Writer/Director: Charlie Chaplin
Starring: Charlie Chaplin, Paulette Goddard, Henry Bergman, Tiny Sandford
One of my goals for the blog for 2013 was to go back to the classics and expand my film history knowledge. It is very easy for me to get caught up in the latest new releases opening at my local multiplex or whatever is new on Netflix. This causes me to ignore and neglect all of the films that have beaten the odds and have stayed relevant for so many years after their initial release. It is imperative for any movie lover to go back to the films that have permanently left their mark on society and the film industry. The latest classic I took down from my movie library was Charlie Chaplin’s Modern Times. I bought it as part of the Criterion Collection sale at Barnes & Noble and recently sat down to watch it.
“Modern Times.” A story of industry, of individual enterprise—humanity crusading in the pursuit of happiness.
Crowds of men are leaving the subway and heading into work like any ordinary day. The head supervisor of the factory is lazily doing his puzzle and reading the paper while his employees work hard in another room. He commands for “more speed” via a huge screen above the work room. Chaplin, one of the workers, is working as fast as he can in his assembly line. He attempts to take a quick break in the bathroom, but the supervisor catches him and orders him back to work. Chaplin’s supervisor is all about speed and more labor. An experimental feeding machine is tried out on Chaplin’s Little Tramp character. The intent is that it will automatically feed the workers as they are working. Needless to say for Chaplin, it is disastrous.
By the middle of the afternoon, Chaplin suffers a nervous breakdown and starts horsing around, playing with all of the controls, and squirting people with oil cans. He gets taken to a hospital and on the day he is released, he gets himself caught up in a labor strike and gets arrested as the police think he is the leader. Meanwhile, a beautiful woman referred to as the gamine (Goddard) and her sisters have become orphans after their father dies. She runs away from the authorities before she becomes property of the state. After a few chance encounters, Chaplin and the gamine fall smitten with each other. Do not think that the antics and shenanigans will stop now that they are a couple.
The gags never end for Chaplin. He is a comedic master by filling every scene with hysterical gems relying on his contorted face and limber body. An encounter with white “nose powder” in jail puts Chaplin in quite a state. Even his growling and upset stomach gets the best of him. This film marks the last time Chaplin used his Little Tramp character. He originally was going to make the movie into his first talkie. He wrote a whole screenplay for it but opted to make it a silent picture instead. He could not justify making a talkie with the history of the Little Tramp character. He sporadically uses sound throughout the film by having it come from very intentional sources.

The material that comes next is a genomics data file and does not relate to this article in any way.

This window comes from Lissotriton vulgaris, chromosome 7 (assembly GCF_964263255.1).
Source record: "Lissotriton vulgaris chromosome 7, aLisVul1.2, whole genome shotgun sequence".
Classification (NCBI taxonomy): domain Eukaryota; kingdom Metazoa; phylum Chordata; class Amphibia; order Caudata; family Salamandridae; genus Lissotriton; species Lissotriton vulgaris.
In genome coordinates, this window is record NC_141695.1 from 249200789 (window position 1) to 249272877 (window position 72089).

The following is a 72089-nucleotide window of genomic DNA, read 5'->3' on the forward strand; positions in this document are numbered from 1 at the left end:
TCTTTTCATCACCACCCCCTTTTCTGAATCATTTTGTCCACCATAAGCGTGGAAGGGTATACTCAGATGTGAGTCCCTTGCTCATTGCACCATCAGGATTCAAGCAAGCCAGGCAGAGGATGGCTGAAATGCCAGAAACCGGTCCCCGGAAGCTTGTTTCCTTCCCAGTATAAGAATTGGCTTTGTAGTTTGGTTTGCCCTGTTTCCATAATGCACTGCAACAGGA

Chaplin makes Modern Times more than just a silly silent comedy. It is easy to laugh at his never-ending physical gags and flawless timing, but at the same time, he is making a strong commentary on his views toward the shift from the Great Depression to a capitalist technology based world. You see instances of this at his time at the factory between the way his supervisor acts and the endless ways they try to aim for more speed and slave labor practices. The Little Tramp continues to fight for the American dream despite the shift in focus in these changing times.
Part of that American dream is the love story between Little Tramp and the gamine. Having never seen the film before, I was not expecting the love story between the two characters. I was pleasantly surprised and found it quite sweet how they continued to be there for each other no matter what other forces and problems arose. The love story is made even more charming with the Chaplin penned song “Smile” that can be heard throughout the movie. Chaplin composed the instrumental theme specifically for the movie. You will not here the infamous lyrics as they were actually written nearly twenty years later based off some of the lines in the dialogue cards.
The American Film Institute (AFI) has praised the film’s undeniable legacy by placing it in a couple of their “100 Year…100___” lists. The film ranked #33 in the 100 Laughs list and ranked #81 in the 100 Movies list in 1998. For the 10th Anniversary Edition, it moved up to #78 in the 100 Movies list. I can completely understand and support these listings after watching the film. Again, I ask myself “Why did I wait so long to watch this?” The film buff in me wants to go out and buy the other Chaplin films that are available and delve into those. The Gold Rush, The Great Dictator, and Monsieur Verdoux are also available through the superior Criterion Collection. My wallet would feel quite a difference after those purchases. There are too many young people these days that have no appreciation for the comedic geniuses that came with the silent film era. I challenge today’s audience to watch one of Chaplin’s films and not come out with a new found understanding of this style of comedy that directly attributed to the comedies of today.